A proposed deal taking Dell private shows just how hard it has become for the old guard of PC-based companies to survive in a world dominated by mobile computing.
Today (Tuesday) Dell Inc. (Nasdaq: DELL) announced that it had agreed to be acquired for $24.4 billion, or $13.65 per share, by a group that includes private equity firm Silver Lake Partners. Other investors are company founder and CEO Michael Dell, who is contributing about $3.7 billion, and investment firm MSD Capital.
The deal would be the largest leveraged buyout since the 2008 financial crisis, and one of the ten largest ever.
The news has boosted DELL stock about 24%; it was trading at about $11 a few weeks ago.
In an added twist, Microsoft Corp. (Nasdaq; MSFT) is providing a $2 billion loan to the group that is taking Dell private. As one of the top vendors of Windows-based PCs, Dell is one of Microsoft's biggest customers.
But then, that's exactly why Dell has found itself in such desperate straits.
As the computing world has transitioned away from traditional desktops and laptops toward smartphones and tablets, companies like Dell and Hewlett-Packard (NYSE: HPQ) — which thrived on the sales of those PCs – have fallen on tough times.
At its height in late 1999, Dell was the world's largest PC maker. The Round Rock, TX-based company had a market cap of $122 billion and the stock traded at $50 a share.
But as PC sales have fallen in the wake of Apple Inc.'s (Nasdaq: AAPL) iPhone in 2007 and iPad in 2010, Dell has suffered. By last November, DELL was trading in the $9 range and its market cap was about $17 billion.
Michael Dell Surprised By Tablets
Perhaps the biggest blow to the traditional PC makers like Dell was the dramatic rise of the tablet.
In the fourth quarter of 2012, tablets sales reached 52.5 million units, double the number from the same period a year earlier. Meanwhile, PC sales fell 6.4% year over year to 89.8 million units.
According to research form NPD, more than 240 million tablets will be shipped worldwide in 2013, surpassing PC notebook sales, projected at 204 million, for the first time.
Dell wasn't ready for the post-PC era, or the speed at which it arrived.
When The Wall Street Journal asked Michael Dell in 2011 "what surprised him the most" since he resumed his role as CEO in 2007 (he had left the post in 2004), the sudden popularity of tablets immediately came to mind.
"I completely didn't see that coming," Dell said.
Taking Dell Private Will Aid New Strategy
Still, the company tried to become more relevant to consumers with ventures into music players, smartphones, and high-end laptops.
But the efforts failed to impress consumers, who, after years of watching the company lead the PC price wars, had grown accustomed to thinking of Dell as a low-cost brand.
With no fruit from their consumer strategy, Dell decided to angle for business customers by offering complete solutions that included not just computers but security software, networking, and data storage systems.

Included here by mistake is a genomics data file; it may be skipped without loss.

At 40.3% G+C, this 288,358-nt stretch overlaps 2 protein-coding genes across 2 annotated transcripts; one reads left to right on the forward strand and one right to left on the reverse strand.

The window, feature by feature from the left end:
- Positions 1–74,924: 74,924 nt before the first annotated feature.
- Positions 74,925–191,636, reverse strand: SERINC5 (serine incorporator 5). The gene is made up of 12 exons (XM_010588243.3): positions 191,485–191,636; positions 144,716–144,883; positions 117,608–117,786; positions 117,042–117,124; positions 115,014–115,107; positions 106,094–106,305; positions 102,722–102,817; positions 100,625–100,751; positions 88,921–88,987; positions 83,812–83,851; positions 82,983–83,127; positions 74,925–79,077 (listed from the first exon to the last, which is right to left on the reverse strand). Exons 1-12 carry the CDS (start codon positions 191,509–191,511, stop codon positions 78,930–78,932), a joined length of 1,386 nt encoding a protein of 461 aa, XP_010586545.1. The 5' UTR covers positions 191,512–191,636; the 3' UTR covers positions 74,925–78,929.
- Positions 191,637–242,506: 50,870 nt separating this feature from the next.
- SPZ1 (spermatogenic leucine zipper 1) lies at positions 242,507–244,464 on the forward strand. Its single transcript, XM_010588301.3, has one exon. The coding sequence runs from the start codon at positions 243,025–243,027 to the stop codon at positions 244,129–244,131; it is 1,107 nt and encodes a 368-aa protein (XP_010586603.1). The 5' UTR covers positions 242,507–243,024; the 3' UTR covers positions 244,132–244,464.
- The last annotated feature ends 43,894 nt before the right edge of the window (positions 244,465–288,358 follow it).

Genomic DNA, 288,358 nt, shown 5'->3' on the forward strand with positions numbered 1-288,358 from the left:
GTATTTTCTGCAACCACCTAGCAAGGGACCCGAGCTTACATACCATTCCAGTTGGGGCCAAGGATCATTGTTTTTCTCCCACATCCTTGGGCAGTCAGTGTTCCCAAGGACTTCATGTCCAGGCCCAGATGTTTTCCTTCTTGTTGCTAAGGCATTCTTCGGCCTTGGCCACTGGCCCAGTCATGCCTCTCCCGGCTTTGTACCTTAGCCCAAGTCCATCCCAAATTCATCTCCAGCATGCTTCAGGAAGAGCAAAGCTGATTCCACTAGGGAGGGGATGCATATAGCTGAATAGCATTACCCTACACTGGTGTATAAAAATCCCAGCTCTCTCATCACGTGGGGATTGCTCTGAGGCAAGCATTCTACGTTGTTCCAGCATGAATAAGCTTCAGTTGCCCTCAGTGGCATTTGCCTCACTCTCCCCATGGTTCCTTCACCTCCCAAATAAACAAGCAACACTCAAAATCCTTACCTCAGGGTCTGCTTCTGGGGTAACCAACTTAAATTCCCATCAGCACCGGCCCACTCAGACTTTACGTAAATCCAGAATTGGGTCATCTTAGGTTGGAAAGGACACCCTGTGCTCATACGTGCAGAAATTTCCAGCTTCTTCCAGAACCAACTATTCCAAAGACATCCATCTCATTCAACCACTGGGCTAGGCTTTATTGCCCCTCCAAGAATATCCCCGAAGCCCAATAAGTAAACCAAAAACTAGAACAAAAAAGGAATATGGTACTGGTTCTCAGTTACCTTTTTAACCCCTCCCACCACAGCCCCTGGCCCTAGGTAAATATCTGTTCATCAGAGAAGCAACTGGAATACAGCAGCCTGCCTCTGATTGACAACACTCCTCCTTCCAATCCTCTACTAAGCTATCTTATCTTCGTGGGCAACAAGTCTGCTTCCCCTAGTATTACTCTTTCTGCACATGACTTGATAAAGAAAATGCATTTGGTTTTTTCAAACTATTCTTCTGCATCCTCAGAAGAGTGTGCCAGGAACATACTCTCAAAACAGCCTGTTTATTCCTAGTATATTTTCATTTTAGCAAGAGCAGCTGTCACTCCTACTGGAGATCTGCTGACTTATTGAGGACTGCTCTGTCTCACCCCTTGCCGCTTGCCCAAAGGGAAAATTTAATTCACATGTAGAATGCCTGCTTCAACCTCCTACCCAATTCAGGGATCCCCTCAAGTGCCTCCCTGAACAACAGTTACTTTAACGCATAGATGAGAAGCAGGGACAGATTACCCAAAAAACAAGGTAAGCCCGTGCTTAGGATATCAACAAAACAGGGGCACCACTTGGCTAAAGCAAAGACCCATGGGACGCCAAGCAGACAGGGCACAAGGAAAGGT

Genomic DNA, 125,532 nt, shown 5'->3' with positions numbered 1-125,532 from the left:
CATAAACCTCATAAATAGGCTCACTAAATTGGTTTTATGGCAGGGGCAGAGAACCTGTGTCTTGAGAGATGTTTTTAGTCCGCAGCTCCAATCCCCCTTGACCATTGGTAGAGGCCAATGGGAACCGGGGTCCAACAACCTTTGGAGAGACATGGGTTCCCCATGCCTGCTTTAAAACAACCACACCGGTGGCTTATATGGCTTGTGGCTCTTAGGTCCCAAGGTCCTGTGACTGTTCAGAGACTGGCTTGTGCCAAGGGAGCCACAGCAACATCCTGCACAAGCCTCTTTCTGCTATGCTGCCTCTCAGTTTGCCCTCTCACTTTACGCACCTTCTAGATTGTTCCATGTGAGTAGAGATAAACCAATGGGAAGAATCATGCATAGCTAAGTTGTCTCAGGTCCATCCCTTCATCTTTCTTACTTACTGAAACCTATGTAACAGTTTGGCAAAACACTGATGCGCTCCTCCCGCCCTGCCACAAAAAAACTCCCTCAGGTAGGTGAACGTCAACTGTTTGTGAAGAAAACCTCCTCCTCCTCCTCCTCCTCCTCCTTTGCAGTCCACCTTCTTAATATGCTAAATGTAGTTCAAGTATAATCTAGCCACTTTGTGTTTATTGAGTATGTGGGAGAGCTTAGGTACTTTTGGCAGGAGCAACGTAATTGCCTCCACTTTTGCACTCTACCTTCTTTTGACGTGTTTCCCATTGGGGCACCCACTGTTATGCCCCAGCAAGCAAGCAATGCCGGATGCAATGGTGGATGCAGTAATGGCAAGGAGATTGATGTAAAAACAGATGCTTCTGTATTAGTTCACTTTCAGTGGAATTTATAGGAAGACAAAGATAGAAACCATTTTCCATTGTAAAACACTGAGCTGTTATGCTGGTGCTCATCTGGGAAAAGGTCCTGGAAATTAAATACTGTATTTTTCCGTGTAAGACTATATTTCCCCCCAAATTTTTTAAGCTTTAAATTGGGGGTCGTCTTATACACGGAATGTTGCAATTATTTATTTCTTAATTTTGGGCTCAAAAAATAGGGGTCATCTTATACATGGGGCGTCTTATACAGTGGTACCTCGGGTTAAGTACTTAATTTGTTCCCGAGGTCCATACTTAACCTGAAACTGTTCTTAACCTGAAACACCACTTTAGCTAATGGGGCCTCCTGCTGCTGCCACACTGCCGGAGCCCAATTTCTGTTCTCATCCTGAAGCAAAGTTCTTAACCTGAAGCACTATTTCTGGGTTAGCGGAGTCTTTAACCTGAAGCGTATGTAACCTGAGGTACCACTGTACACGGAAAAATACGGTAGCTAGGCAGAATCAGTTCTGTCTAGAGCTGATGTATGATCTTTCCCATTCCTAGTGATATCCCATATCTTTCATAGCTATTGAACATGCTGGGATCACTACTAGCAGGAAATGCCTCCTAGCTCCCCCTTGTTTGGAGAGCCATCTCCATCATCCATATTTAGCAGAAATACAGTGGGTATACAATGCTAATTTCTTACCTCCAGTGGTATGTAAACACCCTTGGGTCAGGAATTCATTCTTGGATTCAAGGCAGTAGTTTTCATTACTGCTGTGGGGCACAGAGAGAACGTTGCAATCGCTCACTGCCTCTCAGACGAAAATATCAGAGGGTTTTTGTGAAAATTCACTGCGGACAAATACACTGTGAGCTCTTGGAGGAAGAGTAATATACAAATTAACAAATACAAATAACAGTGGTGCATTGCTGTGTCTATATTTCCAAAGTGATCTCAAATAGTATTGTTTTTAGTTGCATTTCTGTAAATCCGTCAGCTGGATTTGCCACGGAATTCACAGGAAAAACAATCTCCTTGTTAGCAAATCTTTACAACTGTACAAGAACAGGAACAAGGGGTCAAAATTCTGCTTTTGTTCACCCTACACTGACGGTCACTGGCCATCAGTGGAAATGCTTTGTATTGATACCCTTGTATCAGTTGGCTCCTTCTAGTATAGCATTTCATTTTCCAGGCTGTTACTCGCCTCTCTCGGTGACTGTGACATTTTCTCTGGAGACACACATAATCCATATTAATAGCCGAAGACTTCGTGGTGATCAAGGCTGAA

While the business efforts have fared slightly better, it hasn't been enough to offset Dell's plunging PC sales, which fell almost 21% in the December quarter year over year.
As the trend toward mobile computing has accelerated, Michael Dell realized that only drastic action would save the company.
After the announcement today company officials said that taking Dell private will make it easier for the company to focus on the most successful part of its business, the strategy of becoming a one-stop-shop for enterprise customers.
"Under a new private company structure, we will have time and flexibility to really pursue and realize the end-to-end solutions strategy," Chief Financial Officer Brian Gladden told Reuters, who added that going private will remove "the scrutiny and limitations associated with operating as a public company."
But even taking Dell private can't cure all that ails the company.
"This is an opportunity for Michael Dell to be a little more flexible managing the company," FBN Securities analyst Shebly Seyrafi told Reuters. "That doesn't take away from the fact they will have challenges in the PC market like they did before."
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About the Author
David Zeiler, Associate Editor for Money Morning at Money Map Press, has been a journalist for more than 35 years, including 18 spent at The Baltimore Sun. He has worked as a writer, editor, and page designer at different times in his career. He's interviewed a number of well-known personalities - ranging from punk rock icon Joey Ramone to Apple Inc. co-founder Steve Wozniak.
Over the course of his journalistic career, Dave has covered many diverse subjects. Since arriving at Money Morning in 2011, he has focused primarily on technology. He's an expert on both Apple and cryptocurrencies. He started writing about Apple for The Sun in the mid-1990s, and had an Apple blog on The Sun's web site from 2007-2009. Dave's been writing about Bitcoin since 2011 - long before most people had even heard of it. He even mined it for a short time.
Dave has a BA in English and Mass Communications from Loyola University Maryland.